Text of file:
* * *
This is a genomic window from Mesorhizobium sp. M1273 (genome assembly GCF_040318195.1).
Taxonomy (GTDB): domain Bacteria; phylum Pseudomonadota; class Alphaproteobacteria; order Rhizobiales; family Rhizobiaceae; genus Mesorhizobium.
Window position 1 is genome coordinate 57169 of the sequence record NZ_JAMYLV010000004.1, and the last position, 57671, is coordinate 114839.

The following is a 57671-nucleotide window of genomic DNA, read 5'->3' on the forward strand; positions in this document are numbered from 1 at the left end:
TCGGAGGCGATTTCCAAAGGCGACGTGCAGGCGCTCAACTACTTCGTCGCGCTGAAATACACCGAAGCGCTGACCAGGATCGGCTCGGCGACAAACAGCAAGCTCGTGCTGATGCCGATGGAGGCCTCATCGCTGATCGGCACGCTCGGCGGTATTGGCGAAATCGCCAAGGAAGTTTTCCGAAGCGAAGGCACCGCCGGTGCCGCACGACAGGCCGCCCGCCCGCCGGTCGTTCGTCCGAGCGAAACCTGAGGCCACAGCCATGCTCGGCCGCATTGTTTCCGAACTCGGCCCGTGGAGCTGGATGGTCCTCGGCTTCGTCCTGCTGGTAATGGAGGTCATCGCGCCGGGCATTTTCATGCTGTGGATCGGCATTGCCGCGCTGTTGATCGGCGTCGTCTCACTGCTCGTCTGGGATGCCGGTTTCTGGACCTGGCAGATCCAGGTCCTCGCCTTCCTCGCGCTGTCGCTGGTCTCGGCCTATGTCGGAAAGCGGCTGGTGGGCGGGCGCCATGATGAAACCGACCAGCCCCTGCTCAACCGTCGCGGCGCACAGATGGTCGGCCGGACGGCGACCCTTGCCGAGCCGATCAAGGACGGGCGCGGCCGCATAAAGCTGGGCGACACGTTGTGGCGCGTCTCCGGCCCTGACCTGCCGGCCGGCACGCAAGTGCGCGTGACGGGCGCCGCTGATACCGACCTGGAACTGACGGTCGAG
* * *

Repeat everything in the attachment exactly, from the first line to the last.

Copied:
This is a genomic window from Mesorhizobium sp. M1273 (genome assembly GCF_040318195.1).
Taxonomy (GTDB): domain Bacteria; phylum Pseudomonadota; class Alphaproteobacteria; order Rhizobiales; family Rhizobiaceae; genus Mesorhizobium.
Window position 1 is genome coordinate 57169 of the sequence record NZ_JAMYLV010000004.1, and the last position, 57671, is coordinate 114839.

The following is a 57671-nucleotide window of genomic DNA, read 5'->3' on the forward strand; positions in this document are numbered from 1 at the left end:
TCGGAGGCGATTTCCAAAGGCGACGTGCAGGCGCTCAACTACTTCGTCGCGCTGAAATACACCGAAGCGCTGACCAGGATCGGCTCGGCGACAAACAGCAAGCTCGTGCTGATGCCGATGGAGGCCTCATCGCTGATCGGCACGCTCGGCGGTATTGGCGAAATCGCCAAGGAAGTTTTCCGAAGCGAAGGCACCGCCGGTGCCGCACGACAGGCCGCCCGCCCGCCGGTCGTTCGTCCGAGCGAAACCTGAGGCCACAGCCATGCTCGGCCGCATTGTTTCCGAACTCGGCCCGTGGAGCTGGATGGTCCTCGGCTTCGTCCTGCTGGTAATGGAGGTCATCGCGCCGGGCATTTTCATGCTGTGGATCGGCATTGCCGCGCTGTTGATCGGCGTCGTCTCACTGCTCGTCTGGGATGCCGGTTTCTGGACCTGGCAGATCCAGGTCCTCGCCTTCCTCGCGCTGTCGCTGGTCTCGGCCTATGTCGGAAAGCGGCTGGTGGGCGGGCGCCATGATGAAACCGACCAGCCCCTGCTCAACCGTCGCGGCGCACAGATGGTCGGCCGGACGGCGACCCTTGCCGAGCCGATCAAGGACGGGCGCGGCCGCATAAAGCTGGGCGACACGTTGTGGCGCGTCTCCGGCCCTGACCTGCCGGCCGGCACGCAAGTGCGCGTGACGGGCGCCGCTGATACCGACCTGGAACTGACGGTCGAG